the sequence, structure, and possibly function of protamines  evolved independently in vertebrates and various invertebrate groups (mollusks, cephalopods and tunicates).

Hum... Really?!!

Two structural elements have been identified in all vertebrate protamines. One is a series of small 'anchoring' domains containing multiple arginine or lysine amino acids (three or more per domain, highlighted in red in the figures in Additional data file 1) that are used to bind the protein to DNA. The protamines present in eutherian mammals all contain multiple cysteine residues that are oxidized to form disulfide bridges that link the protamines together and stabilize the chromatin complex during the final stages of sperm maturation.

Upon binding to DNA, P1 wraps around the DNA helix in the major groove with one protamine molecule being bound per turn of DNA helix.


Protamine molecules bind in the major groove of DNA, neutralizing the phosphodiester backbone of DNA and causing the DNA molecules to coil into toroidal structures.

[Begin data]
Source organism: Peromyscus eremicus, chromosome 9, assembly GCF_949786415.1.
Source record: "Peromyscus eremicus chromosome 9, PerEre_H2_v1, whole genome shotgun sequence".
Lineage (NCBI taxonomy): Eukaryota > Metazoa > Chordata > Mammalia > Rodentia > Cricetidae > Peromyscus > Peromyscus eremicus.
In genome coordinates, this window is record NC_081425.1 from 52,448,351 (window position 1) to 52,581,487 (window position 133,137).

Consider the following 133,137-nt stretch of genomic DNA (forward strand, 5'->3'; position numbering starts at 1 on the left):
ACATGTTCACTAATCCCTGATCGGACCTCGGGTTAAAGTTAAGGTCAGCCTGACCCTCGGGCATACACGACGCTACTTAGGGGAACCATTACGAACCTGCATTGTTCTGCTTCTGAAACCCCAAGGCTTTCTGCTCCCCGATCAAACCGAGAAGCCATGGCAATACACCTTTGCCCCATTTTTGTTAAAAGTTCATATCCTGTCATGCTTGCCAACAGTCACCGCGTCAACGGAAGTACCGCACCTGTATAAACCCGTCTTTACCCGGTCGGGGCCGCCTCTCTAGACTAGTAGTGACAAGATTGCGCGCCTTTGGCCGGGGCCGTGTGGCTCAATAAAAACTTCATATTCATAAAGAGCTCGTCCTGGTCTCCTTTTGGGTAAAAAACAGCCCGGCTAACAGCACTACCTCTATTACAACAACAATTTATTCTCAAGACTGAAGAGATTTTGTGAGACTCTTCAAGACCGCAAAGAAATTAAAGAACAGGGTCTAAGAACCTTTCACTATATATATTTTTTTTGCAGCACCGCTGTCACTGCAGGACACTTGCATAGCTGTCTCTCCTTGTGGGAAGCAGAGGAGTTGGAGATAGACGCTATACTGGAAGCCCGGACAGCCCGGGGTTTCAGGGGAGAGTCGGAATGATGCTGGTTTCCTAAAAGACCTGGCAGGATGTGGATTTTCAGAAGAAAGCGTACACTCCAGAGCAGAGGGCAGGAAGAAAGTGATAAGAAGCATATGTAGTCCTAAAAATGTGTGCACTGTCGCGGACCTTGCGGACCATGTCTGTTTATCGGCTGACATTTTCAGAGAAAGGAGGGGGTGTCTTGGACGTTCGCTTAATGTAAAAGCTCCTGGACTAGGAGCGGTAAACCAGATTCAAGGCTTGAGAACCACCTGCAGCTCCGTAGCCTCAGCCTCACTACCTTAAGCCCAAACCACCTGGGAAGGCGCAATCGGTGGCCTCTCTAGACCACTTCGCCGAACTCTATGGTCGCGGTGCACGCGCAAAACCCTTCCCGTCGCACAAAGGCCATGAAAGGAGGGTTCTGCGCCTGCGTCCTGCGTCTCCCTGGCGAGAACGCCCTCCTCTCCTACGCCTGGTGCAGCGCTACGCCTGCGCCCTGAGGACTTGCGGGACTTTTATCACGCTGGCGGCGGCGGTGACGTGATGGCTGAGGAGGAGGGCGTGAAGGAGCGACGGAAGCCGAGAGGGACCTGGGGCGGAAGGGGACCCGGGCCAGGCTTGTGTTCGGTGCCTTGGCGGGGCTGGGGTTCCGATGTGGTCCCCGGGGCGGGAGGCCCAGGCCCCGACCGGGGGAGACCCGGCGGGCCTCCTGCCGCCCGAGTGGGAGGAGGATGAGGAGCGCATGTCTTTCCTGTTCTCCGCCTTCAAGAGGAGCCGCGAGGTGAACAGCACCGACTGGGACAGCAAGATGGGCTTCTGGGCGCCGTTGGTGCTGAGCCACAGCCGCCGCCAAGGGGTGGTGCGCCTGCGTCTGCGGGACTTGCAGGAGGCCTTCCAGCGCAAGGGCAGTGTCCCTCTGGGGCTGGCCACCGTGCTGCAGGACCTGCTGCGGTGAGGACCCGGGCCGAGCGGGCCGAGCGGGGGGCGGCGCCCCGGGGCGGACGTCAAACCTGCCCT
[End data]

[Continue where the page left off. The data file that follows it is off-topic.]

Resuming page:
(a) Model showing how two adjacent salmon protamine molecules (blue atoms) wrap around the DNA helix (white atoms) and bind within the major groove of DNA.
(b) Scanning-probe images of toroidal DNA-protamine complexes prepared in vitro on a graphite surface by adding protamine to DNA attached loosely to the surface. The toroids formed in vitro are similar in size and shape to those isolated from human sperm chromatin
(c). (c) Scanning-probe microscope images of native DNA-protamine toroids obtained from human sperm chromatin. These toroids, which comprise the basic subunit structure of protamine-bound DNA, contain approximately 50,000 bp of DNA coiled into each donut-shaped structure.

Transition proteins: transiently expressed non-histone chromatin components in spermatids